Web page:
How are those smartwatches selling? Maybe don't ask Asus right now. Or Motorola. And if you see a certain Huawei CEO, I'd recommend keeping schtum.
If the latest report is to be believed, Asus is about to make an exit from smartwatches due to ailing ZenWatch 3 sales. Though it's yet to comment on these rumors, supply chain sources reckon Asus is pushing just 5,000-6,00 watches a month. Market watcher gap intelligence also has reason to believe Asus's latest and greatest isn't flying off shelves. "According to gap intelligence data, the new Asus ZenWatch 3 never entered the US retail channel after its predecessor, the ZenWatch 2, was carried by Best Buy," gap market analyst Jackson Somes tells Wareable. "This is not a good sign for the success of their smartwatch product"
Read this: What will make the perfect smartwatch - according to us
If it is backing out, it's not alone - but as the big tech players let precious sales slip through their fingers, fashion companies are just below, scooping up the riches. Enter Hugo Boss. Tommy Hilfiger. Guess. Movado. Michael Kors. Not to mention hybrids for miles, all moving into this space.
Fossil has gone all in on the smart wearables (again) with approximately one trillion devices set for this year, while Tag Heuer tripled its own sales forecast on its high-end Connected watch, surprising itself and, admittedly, us. Now it's taking another swing with the Connected Modular 45, and there's every chance it'll continue this trajectory.
Android Wear has lowered the stakes for fashion companies
So why are so many of the big tech names floundering? "These companies were not necessarily attracting a new group of customers outside of their existing consumer base with their smartwatch products," says Somes. "As sales did not meet demand they opted to pull out of the fledgling smartwatch space."
"The more notable aspect to the influx of fashion vendors means that the early tech brands will face a new set of hurdles if they decide to return to the smartwatch market. Compared to a designer watch company, what value proposition would Motorola offer a customer when nearly all Android Wear smartwatches carry the same components?"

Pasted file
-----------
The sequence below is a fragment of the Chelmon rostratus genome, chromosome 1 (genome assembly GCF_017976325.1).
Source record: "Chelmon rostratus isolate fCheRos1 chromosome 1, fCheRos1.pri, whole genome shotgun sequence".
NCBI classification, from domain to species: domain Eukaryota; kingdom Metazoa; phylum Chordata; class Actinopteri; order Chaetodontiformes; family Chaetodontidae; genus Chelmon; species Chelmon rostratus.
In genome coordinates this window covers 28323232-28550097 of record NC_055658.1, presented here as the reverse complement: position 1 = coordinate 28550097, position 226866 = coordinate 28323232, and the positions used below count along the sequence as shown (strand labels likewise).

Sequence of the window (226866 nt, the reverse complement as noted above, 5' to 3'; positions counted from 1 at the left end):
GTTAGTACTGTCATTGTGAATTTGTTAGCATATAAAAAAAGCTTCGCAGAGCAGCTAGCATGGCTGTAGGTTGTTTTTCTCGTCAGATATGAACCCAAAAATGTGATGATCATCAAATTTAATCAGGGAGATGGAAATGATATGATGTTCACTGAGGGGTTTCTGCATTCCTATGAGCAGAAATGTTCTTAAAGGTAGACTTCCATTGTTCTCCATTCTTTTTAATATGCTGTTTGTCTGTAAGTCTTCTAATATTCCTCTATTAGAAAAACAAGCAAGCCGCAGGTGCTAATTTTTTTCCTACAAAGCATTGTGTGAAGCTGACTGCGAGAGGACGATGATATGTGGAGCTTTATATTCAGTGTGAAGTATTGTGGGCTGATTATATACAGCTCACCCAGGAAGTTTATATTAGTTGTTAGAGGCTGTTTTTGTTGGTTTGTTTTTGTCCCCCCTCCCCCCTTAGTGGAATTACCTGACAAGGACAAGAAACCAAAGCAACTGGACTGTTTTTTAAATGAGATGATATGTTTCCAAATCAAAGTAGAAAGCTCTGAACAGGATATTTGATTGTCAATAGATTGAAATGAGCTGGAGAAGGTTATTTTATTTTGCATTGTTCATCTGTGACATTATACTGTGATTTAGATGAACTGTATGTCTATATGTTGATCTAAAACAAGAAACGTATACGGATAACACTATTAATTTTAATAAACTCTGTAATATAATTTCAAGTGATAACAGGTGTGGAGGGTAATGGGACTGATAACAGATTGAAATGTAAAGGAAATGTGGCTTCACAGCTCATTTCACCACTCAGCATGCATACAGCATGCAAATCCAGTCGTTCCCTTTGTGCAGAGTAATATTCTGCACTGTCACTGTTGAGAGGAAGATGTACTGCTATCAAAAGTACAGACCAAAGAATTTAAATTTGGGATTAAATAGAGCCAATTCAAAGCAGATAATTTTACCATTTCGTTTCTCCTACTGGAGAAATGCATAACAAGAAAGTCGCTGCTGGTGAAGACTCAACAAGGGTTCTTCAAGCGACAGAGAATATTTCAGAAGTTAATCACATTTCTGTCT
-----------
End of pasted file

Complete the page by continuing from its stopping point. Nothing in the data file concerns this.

It looks like we're seeing this play out right now. Making a piece of tech beautiful is a challenge, but Android Wear has lowered the stakes for fashion and traditional watch companies who want to do it the other way around. Perhaps Wear's biggest virtue won't be in what it does for Google, but what it does for the greater good of smartwatches.
It's keeping the wheels turning for now, lowering the bar for others to try their hand at making wearables, but there's no guarantee it will last another five years. If Swatch is building its own OS, what's to stop Fossil one day doing the same? Or for Swatch's software to take the place of Android in some devices?
And another question on our lips: where does all of this leave Apple? Cupertino clearly saw this coming, but even it isn't completely guarded against the onslaught of fashion companies. Some people might have scoffed at Apple vying for Anna Wintour's approval back when the Apple Watch first hit the scene (has anyone seen her with one since?), but by cozying up to the fashion world it's no doubt done itself some favors. It's sitting pretty now, but the competition is changing, and if it wants to keep on top, its hardest days might yet be ahead.
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